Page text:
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Philosophy, Theology, and Hegel's Berlin Philosophy of Religion, 1821-1827
Philosophy, Theology, and Hegel's Berlin Philosophy of Religion, 1821-1827
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Philip M. Merklinger - Author
Price: $52.50 
Hardcover - 250 pages
Release Date: August 1993
ISBN10: 0-7914-1491-4
ISBN13: 978-0-7914-1491-0

Quantity:  
Price: $31.95 
Paperback - 250 pages
Release Date: August 1993
ISBN10: 0-7914-1492-2
ISBN13: 978-0-7914-1492-7

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This book examines Hegel's contribution to the debate about the relationship between philosophy and theology, reason and faith. The author locates the debate within the philosophy of religion, displaying that there is a need for philosophy to enter into dialogue with, and to reflect upon, the contents of theology. Utilizing the recently published critical editions of Hegel's Berlin Lectures on the Philosophy of Religion, the author substantiates this insight by tracing dialectically the development of Hegel's notion of the philosophy of religion through the 1821, 1824, and 1827 lecture-series on religion. Not only does the author demonstrate that philosophy needs to incorporate theology in its thinking, but he also establishes that such incorporation means that the philosophy of religion will be a continuously developing mode of reflection. Indeed, the author notes this developing philosophy of religion can, for Hegel, only take place through dialectical interaction with the leading theologies and theologians of one's time. The book shows that this inner development of the philosophy of religion is also the inner development of the Spirit itself.

"The great merit of this book is that it sets the evolution of Hegel's thought about religion in the context of the controversies of the time. This can be done effectively now that we have a critical edition of Hegel's Lectures in which the best available text of what Hegel said in different years has been separated. This work is particularly timely because of the prompt appearance of this text in an excellent English translation." -- H. S. Harris, Glendon College of York University

Philip M. Merklinger is Associate Professor of Philosophy at Augustana University College


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Table of Contents

Acknowledgments

Introduction.   Relation of the Philosophy of Religion to Theology

Chapter One.  The 1821 Concept of Religion

Introduction

The Inner Dialectic of the Religious Relationship

Natural Sensibility and Religious Sensibility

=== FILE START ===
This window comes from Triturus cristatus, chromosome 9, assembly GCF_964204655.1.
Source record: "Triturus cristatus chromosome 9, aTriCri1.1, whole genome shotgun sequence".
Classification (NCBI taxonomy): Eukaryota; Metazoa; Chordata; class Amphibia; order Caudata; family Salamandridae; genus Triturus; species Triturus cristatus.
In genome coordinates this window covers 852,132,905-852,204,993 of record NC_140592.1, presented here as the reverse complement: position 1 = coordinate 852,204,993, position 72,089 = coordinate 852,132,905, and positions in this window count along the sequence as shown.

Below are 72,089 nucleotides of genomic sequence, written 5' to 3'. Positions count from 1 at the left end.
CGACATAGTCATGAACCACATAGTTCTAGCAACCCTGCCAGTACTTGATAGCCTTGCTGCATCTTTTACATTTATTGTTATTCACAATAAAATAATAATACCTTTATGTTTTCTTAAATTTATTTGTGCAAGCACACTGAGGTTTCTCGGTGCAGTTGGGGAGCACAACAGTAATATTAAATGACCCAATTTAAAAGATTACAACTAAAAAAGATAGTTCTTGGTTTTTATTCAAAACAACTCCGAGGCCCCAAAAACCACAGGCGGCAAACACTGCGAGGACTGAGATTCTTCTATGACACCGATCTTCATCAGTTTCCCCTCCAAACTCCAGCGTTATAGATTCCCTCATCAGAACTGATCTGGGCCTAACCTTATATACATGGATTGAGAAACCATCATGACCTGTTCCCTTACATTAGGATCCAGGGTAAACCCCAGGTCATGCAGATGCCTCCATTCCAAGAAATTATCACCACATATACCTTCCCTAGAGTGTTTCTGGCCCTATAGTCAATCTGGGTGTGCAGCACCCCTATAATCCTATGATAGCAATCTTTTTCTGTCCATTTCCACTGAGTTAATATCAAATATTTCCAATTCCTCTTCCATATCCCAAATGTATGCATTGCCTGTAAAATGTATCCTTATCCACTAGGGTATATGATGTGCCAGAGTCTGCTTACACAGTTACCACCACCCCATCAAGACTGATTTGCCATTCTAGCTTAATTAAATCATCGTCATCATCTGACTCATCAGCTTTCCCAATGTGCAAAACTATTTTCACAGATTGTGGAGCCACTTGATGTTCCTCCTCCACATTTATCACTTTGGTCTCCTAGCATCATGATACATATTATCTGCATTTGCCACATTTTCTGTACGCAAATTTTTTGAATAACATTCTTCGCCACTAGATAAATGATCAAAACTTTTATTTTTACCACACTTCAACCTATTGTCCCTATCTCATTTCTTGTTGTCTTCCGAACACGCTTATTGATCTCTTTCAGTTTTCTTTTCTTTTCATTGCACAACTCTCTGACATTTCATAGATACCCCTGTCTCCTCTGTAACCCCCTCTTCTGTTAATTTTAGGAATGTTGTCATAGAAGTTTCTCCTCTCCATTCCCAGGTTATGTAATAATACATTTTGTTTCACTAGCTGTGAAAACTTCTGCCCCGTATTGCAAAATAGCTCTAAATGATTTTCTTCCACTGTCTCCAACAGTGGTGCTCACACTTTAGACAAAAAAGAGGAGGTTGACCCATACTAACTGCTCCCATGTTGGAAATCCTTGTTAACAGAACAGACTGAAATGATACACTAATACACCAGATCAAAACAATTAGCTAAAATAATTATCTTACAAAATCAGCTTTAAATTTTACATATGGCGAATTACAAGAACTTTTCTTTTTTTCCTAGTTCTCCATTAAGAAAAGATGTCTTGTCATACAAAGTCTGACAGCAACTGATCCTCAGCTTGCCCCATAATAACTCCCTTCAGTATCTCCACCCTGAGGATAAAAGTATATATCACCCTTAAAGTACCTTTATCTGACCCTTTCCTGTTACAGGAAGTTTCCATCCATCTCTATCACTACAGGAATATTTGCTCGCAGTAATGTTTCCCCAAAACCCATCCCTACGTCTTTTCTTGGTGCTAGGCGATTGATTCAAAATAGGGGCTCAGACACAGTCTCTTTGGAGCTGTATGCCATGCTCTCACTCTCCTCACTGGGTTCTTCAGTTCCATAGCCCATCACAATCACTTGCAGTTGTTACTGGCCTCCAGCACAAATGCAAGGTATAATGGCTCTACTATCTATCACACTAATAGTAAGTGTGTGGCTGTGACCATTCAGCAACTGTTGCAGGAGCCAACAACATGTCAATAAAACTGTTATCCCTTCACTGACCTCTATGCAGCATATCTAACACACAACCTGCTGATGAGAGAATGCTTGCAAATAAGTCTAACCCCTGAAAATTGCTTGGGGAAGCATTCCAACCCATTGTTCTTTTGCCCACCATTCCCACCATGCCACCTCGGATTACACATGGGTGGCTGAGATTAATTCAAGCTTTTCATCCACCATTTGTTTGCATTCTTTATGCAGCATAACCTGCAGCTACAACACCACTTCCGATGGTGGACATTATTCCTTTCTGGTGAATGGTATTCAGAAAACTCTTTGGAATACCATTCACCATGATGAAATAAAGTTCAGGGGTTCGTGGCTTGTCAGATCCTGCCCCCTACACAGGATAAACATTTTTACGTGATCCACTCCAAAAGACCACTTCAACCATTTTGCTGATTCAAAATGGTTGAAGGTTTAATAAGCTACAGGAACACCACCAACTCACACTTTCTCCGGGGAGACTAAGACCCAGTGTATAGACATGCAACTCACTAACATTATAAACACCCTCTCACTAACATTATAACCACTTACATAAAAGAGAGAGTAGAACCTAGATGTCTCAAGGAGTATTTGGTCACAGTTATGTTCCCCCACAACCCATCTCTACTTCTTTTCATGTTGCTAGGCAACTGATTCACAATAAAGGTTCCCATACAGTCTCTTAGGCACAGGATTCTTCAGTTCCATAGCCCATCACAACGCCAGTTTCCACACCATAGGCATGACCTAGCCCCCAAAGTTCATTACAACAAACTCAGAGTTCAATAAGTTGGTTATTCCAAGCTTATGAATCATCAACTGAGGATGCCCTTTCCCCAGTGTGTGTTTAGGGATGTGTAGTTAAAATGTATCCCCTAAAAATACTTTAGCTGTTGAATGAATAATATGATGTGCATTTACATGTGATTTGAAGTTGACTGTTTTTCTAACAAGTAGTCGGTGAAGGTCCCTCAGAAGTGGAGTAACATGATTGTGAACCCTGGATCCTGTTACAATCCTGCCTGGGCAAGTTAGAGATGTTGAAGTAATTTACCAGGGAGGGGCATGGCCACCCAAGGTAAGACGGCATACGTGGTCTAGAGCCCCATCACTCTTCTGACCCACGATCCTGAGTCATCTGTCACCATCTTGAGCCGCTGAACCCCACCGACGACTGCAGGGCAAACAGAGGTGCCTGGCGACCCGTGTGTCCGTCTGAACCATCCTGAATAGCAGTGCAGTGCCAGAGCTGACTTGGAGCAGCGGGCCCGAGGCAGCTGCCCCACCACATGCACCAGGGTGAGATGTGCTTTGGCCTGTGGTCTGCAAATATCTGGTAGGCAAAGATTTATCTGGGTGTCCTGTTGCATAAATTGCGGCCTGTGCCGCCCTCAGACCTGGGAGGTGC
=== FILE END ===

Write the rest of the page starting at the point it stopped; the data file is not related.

Representation and Cultus

Chapter Two.  Religion Within the Limits of Feeling Alone: Schleiermacher's The Christian Faith

Introduction

The Relations between Schleiermacher and Hegel

Schleiermacher: On Religion

The Purpose of The Christian Faith

The Relation of Philosophy to Religion

Feeling, Doing, and Knowing

Feeling, Piety, and Immediate Self-Consciousness

The Relations of Religion and Cognition in Dogmatics

Mediate Self-Consciousness and the Christian Church

Chapter Three.  Unveiling Faith and Spirit: Hegel's Criticism of Schleiermacher in the Foreword

Introduction

The Foreword

The Inner Dynamics of Faith

The Relationship of Feeling and Thinking in Faith

Luther's Faith: Its Source and Ground

The Subjectification of Objective Doctrine

Hegel's Philosophical Confirmation of Luther's Faith

The Principle of Subjectivity and the Witness of the Spirit

The Birth of the Science of Spirit out of the Science of Faith

Chapter Four.  Philosophy, Theology, and the Introduction to the 1824 Philosophy of Religion

Introduction

Natural Theology

Rational Theology

The Letter and the Spirit

The Relationship of the Philosophy of Religion to the Doctrines of Positive Religion

Feeling and Thinking

The Mutual Determination of Philosophy and Theology

Chapter Five.  1827: The Conflict with Pietism and Hegel's Subjectification of Theological Reflection

Introduction

Hegel's Trinitarian Response to Tholuck in the 1827 Concept of Religion

Introduction to the 1827 Consummate Religion

The First Element: The Idea of God in and for Itself

The Second Element: Representation, Appearance

Natural Humanity

The Story of the Fall

The Life, Death, and Resurrection of Christ

The Third Element: The Realization of the Spirituality of the Religious Community

Conclusion.  The Reconciliation of Philosophy and Theology

Notes

Bibliography

Index of Names and Subjects


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